Chinese international students build community through campus organizations and programs

Students from China make up the largest proportion of AU’s international students

Chinese international students build community through campus organizations and programs

The American University Chinese Students and Scholars Association pose for a photo. 

As the number of Chinese international students enrolled at AU has increased each year for the past several years, these students have looked to various organizations and programs to find a source of community at AU. 

Chinese international students make up the largest proportion of international students attending AU — about 30 percent — and have for at least the last four years, according to AU’s annual Academic Data Reference Book

Some international students, such as sophomore Anastasia Zhang, joined campus organizations to meet other international students throughout the school year.

Zhang, an executive board member of the International Students Association (ISA), was born in China and attended high school near Cincinnati. Zhang told The Eagle that one of the reasons she decided to attend AU was because she thought it had a diverse student body.

“It’s not as diverse as I thought and I feel like people still hang out with their own groups — I’m not trying to be stereotyping or whatever — but you see like, liberals hang out with liberals, conservatives hang out with conservatives and Asian-Americans hang out with Asian-Americans,” Zhang said. “So I still feel like it’s quite hard to make local friends.”

Zhang said that ISA is designed to help people break out of the groups in which they typically surround themselves.

“You have more opportunities to meet international students who share a similar experience with you,” Zhang said. 

Sabrina Zhao, a sophomore in SIS, is also a member of ISA’s executive board. Before coming to AU, Zhao attended a high school in Boston. She said that her background has not affected her social life much. 

“Sometimes I always feel like I’m the minority,” Zhao said. “If I go to a party, I’m consciously knowing that I’m the only non-American kid, but I don’t think people really care about where I’m from once I start talking.”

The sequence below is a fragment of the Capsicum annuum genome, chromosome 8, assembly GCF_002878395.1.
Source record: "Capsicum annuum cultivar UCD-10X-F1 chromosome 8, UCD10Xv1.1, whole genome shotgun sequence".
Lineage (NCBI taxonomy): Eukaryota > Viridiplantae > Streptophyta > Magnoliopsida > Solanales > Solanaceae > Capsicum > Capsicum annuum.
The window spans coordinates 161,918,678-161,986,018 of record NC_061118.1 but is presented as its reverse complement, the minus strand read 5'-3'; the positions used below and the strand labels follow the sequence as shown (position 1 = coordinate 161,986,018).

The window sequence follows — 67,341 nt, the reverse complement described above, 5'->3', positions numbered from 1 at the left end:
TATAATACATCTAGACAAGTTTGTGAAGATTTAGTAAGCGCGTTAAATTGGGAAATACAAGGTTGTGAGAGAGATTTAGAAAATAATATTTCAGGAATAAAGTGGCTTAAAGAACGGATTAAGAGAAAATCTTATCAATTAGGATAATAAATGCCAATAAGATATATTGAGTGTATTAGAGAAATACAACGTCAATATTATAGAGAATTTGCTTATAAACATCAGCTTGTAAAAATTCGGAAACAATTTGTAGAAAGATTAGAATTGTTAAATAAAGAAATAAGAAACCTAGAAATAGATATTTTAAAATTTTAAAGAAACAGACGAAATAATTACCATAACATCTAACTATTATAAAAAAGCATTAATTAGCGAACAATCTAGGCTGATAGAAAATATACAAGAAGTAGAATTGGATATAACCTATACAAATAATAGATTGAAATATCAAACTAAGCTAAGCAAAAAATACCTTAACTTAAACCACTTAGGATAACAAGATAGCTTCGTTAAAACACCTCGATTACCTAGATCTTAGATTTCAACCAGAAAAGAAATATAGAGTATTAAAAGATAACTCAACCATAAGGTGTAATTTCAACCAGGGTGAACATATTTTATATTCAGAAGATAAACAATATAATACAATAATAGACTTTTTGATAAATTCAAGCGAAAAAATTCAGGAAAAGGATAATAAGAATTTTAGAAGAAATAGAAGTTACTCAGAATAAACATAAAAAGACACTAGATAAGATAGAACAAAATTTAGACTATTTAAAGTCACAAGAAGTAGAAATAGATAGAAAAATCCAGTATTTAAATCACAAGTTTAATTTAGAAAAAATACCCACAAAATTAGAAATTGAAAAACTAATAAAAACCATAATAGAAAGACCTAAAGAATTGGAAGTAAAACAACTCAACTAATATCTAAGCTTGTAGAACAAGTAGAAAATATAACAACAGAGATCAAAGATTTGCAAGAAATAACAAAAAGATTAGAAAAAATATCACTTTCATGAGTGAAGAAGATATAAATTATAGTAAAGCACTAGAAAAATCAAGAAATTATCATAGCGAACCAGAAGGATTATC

Though her social life may be similar to domestic students, Zhao said that the financial situation she is in as a result of being an international student is vastly different than what American students face. 

AU does not grant full scholarships to international students, according to its website. The University says that scholarships given to international students are “awarded based on a combination of outstanding academic achievement, excellent communication skills in English, leadership, volunteerism and community service.”

While Zhao says it is financially strenuous to attend AU, she said there are AU events and resources that can be helpful to Chinese students. AU’s International Student and Scholar Services (ISSS) helps to advocate for international students in regards to immigration and academic-related matters, according to ISSS transition and retention advisor Blake Baxter.

Baxter puts together an orientation for international students at the beginning of the semester and continuously works to ensure international students are doing well academically during the school year.

Baxter also runs ISSS’s Global Cafés, which take place during the first four weeks of the semester. They allow for international students to meet one another and be introduced to campus resources such as first-year advisors and the Health Promotion and Advocacy Center (HPAC).

Zhao cited the Language Center, AU Central and the Global Café events as resources. AU’s International Accelerator Program (IAP), a two to four-semester program that helps international students adapt to college life in the U.S, was also cited by students as being helpful to their university experience. 

“The IAP program can help me to, first, improve my English,” said freshman Vincent Chen.

Chen said that since the program does not require a large quantity of homework, it has given him time to adapt “to the new environment.”

There are many Chinese students in the IAP this year, which has helped Chen become friends with students like him, he said. The IAP has also allowed him to meet students from South Korea, Bangladesh and other countries. 

Freshman Iris Lai, a friend of Chen’s who is also enrolled in the IAP, said that her high school teacher recommended AU as an option for her during her college search process. Lai is studying communications and is a member of the Chinese Students and Scholars Association (CSSA).

CSSA is “a nonprofit student run organization officially recognized by the Chinese Embassy,” according to the AU CSSA Facebook page. Being a part of CSSA is good practice for “building relationships with strangers,” Lai said.

One of the events that CSSA participated in was a Lunar New Year celebration, which students from other D.C. schools attended as well, CSSA President senior Jia Gao said.

Gao describes the association as “one of the main student clubs for Chinese students at AU.”

“I wanted to become the president because I just wanted to provide more benefits to AU students and also help Chinese students who study abroad to get used to the life here as soon as possible,” Gao said. 

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